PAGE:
What is optimization

Optimization is about making choices that lead to first best outcomes. Mathematically, optimization is usually described with differential calculus, though when functions are linear, and problems are adequately fit substitution can lead to optimal solutions. In mathematics, optimization first requires the delineation of an objective function, a dependent function meant to be maximized or minimized through variations in the independent functions that predict it. Solving optimization problems therefore requires identifying maximum or minimum points on the objective function and qualifying those points as local or global maximums or minimums. Most computer solvers however do not solve optimization problems with calculus but rather use a variety of methods better described through the simplex analogy, or in the machine learning context, one of steps. That is to say, computers take a step toward a solution, then test to see if there are any closer alternatives, then step toward the solution again. Eventually, the computer concludes it is as close to the solution as possible and presents solutions. In computer optimization it is up to the programmer to understand if the solution is local or global solution.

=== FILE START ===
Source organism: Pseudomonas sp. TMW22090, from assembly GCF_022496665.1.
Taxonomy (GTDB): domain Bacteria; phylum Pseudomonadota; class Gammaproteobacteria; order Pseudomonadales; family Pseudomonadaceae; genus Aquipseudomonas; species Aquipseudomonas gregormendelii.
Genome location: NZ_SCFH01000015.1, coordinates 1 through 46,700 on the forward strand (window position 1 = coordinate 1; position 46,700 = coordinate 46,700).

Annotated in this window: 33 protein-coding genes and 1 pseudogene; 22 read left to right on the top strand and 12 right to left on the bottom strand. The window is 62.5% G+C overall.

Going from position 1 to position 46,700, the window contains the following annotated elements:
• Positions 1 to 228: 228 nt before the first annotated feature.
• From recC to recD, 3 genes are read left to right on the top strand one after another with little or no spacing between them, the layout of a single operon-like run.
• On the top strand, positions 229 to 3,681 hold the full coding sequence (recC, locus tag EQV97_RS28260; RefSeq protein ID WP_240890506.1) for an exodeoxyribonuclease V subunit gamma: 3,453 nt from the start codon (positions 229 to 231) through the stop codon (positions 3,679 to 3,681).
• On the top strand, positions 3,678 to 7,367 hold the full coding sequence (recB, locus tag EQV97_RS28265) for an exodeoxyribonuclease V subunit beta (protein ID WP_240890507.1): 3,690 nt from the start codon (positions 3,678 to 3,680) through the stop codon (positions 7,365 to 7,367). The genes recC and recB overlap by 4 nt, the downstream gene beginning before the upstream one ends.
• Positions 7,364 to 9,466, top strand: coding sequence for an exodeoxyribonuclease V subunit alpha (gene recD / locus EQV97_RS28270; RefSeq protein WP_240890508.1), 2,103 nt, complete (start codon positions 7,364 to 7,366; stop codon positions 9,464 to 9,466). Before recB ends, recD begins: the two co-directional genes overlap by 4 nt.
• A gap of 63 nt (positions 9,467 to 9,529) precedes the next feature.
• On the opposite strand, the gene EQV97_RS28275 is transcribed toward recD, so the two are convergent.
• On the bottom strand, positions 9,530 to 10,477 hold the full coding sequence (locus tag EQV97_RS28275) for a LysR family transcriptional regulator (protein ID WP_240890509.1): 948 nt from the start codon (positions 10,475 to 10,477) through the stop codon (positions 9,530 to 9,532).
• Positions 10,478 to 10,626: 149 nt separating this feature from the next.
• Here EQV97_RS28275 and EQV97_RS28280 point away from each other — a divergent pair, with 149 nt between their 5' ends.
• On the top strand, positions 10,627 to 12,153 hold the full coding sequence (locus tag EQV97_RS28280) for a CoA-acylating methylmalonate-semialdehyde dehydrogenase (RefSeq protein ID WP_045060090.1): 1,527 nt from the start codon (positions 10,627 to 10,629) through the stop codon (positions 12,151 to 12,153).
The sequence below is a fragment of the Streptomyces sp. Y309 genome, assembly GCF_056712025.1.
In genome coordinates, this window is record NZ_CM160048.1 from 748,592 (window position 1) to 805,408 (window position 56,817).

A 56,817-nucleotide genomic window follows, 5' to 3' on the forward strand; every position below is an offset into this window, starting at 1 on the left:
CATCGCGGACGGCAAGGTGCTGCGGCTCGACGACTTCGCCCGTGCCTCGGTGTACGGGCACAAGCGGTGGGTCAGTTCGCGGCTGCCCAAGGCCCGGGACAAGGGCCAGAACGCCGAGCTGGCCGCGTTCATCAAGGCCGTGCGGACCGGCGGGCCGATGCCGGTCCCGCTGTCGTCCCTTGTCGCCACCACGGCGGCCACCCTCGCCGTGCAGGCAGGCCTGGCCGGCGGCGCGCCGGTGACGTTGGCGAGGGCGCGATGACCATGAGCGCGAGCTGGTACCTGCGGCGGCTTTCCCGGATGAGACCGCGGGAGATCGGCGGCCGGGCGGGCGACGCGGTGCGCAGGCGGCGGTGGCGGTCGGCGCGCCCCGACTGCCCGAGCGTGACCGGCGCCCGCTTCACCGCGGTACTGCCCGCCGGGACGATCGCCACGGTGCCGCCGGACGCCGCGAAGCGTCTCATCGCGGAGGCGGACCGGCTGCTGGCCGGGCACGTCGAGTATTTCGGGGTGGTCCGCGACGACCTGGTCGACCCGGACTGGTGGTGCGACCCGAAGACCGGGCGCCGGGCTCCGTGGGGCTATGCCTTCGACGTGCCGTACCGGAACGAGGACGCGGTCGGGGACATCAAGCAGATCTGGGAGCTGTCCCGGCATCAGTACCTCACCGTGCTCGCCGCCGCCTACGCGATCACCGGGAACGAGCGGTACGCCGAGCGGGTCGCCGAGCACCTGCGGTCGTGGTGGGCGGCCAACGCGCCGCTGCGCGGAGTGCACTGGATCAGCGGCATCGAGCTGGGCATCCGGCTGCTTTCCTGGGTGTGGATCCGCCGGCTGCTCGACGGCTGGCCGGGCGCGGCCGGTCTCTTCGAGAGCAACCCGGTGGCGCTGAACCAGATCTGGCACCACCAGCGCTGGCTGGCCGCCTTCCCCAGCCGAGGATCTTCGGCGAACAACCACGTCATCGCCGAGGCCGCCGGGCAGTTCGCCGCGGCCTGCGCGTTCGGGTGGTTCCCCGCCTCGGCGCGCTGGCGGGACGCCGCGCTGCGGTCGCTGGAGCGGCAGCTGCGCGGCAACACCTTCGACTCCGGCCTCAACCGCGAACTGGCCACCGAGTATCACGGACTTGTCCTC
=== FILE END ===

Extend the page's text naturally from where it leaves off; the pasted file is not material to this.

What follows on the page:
How is optimization relevant?

Many modelling challenges can be described as optimization problems at the root. This is the case, for example, in many process engineering challenges where production input mixes constitute choice variables (decision variables) and are associated with different output levels. The same can be said for problems that seek to maximize return on investment, or minimize risk. Optimization mathematics and programming are an integral part of data science because they bridge data collection with organizational direction change. What is the point of collecting data if you do not use it to enhance your organization?